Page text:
“Merchants have always thought that the fees collected by payment processors are 100% profit and that is just not the case,” further explained Lisa Kaye from T1 Payments. “It’s important we continue communicating this to our merchants, so we avoid future misunderstandings.”
LAS VEGAS (PRWEB) July 15, 2020
COVID-19 has had a catastrophic impact on the global economy, from worldwide travel restrictions to the mandated closures of much of the retail and hospitality industries. As a result, the number of cardholders demanding refunds and/or initiating chargebacks has skyrocketed. Without incoming revenue, many merchants have been unable to satisfy these financial obligations, and Payment Processors around the globe are left holding the bag.
According to a recent article from The Wall Street Journal services like PayPal and Square are amongst those hit the hardest: “Businesses that charge customers up front for goods and services they promise to deliver in the future are particularly at risk. Among PayPal’s merchants in travel and events, some companies recently were paying out more in refunds than they were taking in with new bookings,” PayPal Chief Financial Officer John Rainey stated at a May investor conference.
Payment processors are ultimately liable for three items: chargebacks, refunds, and interchange fees.
Chargebacks have long been a problem within merchant processing, but in recent months, these fees have been crippling businesses. “Those disputes, also known as chargebacks, accounted for 0.05% of credit-card transactions before the pandemic,” according to the research and consulting firm Mercator Advisory Group, whose statistics include fraudulent purchases as well. “Now, in certain categories, including travel, chargebacks are as high as 40%,” explains the article.
Interchange fees make up most of the fees paid by merchants to their payment processor. The processor must then pay these fees directly to the Card Brands, such as Visa and Mastercard. The Card Brands facilitate the process of the funds transfer from the acquiring bank to the card issuing bank each time a credit or debit card transaction is placed.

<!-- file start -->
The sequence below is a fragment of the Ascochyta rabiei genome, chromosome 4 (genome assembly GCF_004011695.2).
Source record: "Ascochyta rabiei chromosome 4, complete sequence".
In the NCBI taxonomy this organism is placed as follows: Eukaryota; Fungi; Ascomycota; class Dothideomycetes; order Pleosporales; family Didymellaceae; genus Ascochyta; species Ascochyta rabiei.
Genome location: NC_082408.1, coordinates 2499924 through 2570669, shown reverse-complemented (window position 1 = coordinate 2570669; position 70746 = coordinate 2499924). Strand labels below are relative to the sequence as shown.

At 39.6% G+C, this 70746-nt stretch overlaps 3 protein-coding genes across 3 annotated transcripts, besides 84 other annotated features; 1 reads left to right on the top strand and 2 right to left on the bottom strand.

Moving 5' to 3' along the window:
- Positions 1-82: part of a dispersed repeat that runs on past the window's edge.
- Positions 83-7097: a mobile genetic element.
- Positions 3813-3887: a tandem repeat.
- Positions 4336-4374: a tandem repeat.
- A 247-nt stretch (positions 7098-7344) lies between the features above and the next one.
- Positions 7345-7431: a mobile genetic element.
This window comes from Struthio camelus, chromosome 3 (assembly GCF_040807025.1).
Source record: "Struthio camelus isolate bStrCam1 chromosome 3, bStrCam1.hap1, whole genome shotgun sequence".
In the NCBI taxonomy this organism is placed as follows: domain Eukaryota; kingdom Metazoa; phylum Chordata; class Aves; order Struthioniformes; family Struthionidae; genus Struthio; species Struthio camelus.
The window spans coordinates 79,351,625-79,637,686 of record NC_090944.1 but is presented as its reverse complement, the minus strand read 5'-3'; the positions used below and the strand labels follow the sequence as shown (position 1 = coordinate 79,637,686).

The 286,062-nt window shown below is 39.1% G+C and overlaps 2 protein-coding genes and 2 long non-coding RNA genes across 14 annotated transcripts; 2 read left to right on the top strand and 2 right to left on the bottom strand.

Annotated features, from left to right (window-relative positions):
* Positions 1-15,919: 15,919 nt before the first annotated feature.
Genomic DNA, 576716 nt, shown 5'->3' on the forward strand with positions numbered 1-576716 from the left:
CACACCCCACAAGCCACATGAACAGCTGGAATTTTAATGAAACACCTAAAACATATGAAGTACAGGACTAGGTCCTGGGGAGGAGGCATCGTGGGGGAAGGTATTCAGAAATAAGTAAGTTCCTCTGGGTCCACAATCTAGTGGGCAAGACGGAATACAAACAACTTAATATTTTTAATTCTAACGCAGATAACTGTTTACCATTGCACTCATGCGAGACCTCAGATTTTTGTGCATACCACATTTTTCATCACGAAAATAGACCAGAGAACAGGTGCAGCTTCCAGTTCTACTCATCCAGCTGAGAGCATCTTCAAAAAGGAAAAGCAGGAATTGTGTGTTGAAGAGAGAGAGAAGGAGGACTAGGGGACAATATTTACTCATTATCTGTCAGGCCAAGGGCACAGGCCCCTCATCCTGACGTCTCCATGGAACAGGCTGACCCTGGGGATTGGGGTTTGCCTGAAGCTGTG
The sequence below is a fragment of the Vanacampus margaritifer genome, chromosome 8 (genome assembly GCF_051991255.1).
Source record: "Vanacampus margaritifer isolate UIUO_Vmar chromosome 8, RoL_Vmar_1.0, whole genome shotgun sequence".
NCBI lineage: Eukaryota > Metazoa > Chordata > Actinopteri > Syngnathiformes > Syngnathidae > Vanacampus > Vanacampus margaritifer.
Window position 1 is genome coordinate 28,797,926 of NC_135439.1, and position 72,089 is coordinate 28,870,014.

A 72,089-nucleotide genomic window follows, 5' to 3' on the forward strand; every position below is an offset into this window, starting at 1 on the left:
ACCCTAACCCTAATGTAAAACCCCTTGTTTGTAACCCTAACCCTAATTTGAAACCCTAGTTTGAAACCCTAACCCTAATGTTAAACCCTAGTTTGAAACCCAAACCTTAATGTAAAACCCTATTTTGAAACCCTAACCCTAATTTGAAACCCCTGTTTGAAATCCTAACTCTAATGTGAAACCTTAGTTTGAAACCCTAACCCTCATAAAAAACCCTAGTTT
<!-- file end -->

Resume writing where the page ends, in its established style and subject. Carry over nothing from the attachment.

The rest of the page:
In simple terms, it is the cost associated with merchants being able to accept credit and debit cards.
It is common for payment processors to collect the previous months’ worth of interchange at the start of the next month via ACH from the merchant’s bank account. In recent months, when payment processors attempted to collect from merchants, what is typically a 2-3% rejection rate jumped to 50% or more because of lost revenue due to the COVID-19 pandemic. Payment processors were simply unable to collect enough from their merchants to cover the interchange fees owed to the card brands.
To add insult to injury, merchants had customers requesting refunds at an alarming rate. Many cardholders even bypassed the refund requests altogether and called their credit card issuers to start the chargeback process.
As a result, payment processors, such as Stripe and Square, were suddenly forced to take additional holdbacks and reserves from merchants. Lisa Kaye from T1 Payments sat down with us and explained, “merchants who have had it so good for so long now are being faced with such high holdbacks.”
“As if it wasn’t already a perfect storm, the supply chain and delivery of products the US was facing showed a complete breakdown of our country’s supply chain, as USPS, FedEx, and UPS were overloaded and prioritizing essential items,” said Lisa Kaye from T1 Payments. Out of sheer panic and fear, even more refunds were requested by cardholders because purchased items were not arriving within the time frame promised by the merchants.
“I had many years of low risk payment processing experience before moving into high risk. I never thought I would see low risk processors having to place such large holds, but at the end of the day risk is risk and it needs to be mitigated at all costs,” said Kaye.
“Merchants have always thought that the fees collected by payment processors are 100% profit and that is just not the case. Payment processors have to pay for a merchant’s interchange fees, chargebacks and refunds - all stated in their contracts,” further explained Kaye. “It’s important we continue communicating this to our merchants, so we avoid future misunderstandings.”
For more information about merchant payments and how payment processing impacts cardholders, merchants, and the general public, visit the T1 Payments website.
More about T1 Payments:
A partner in working to understand your complex business needs when it comes to merchant processing, T1 Payments, provides alternatives to traditional banking partners to allow for increased underwriting flexibility and business continuity. From merchants with advanced accounts and business structures, to low-risk and high-risk industry merchant processing needs, our underwriters are ready to listen to your unique business’s requirements to provide flexible and transparent solutions.
Our technology infrastructure has been built to scale with our high-growth clients’ and complex processing requirements. T1 Payments’ secure gateway and integrated shopping cart solutions are compliant with all Payment Card Industry Data Security Standards (PCI DSS).
T1 Payments offers unparalleled customer service and live support, so merchants have a business partner with experience and professionalism.
For more information, please visit https://t1payments.com/ or call 1-866-518-2216.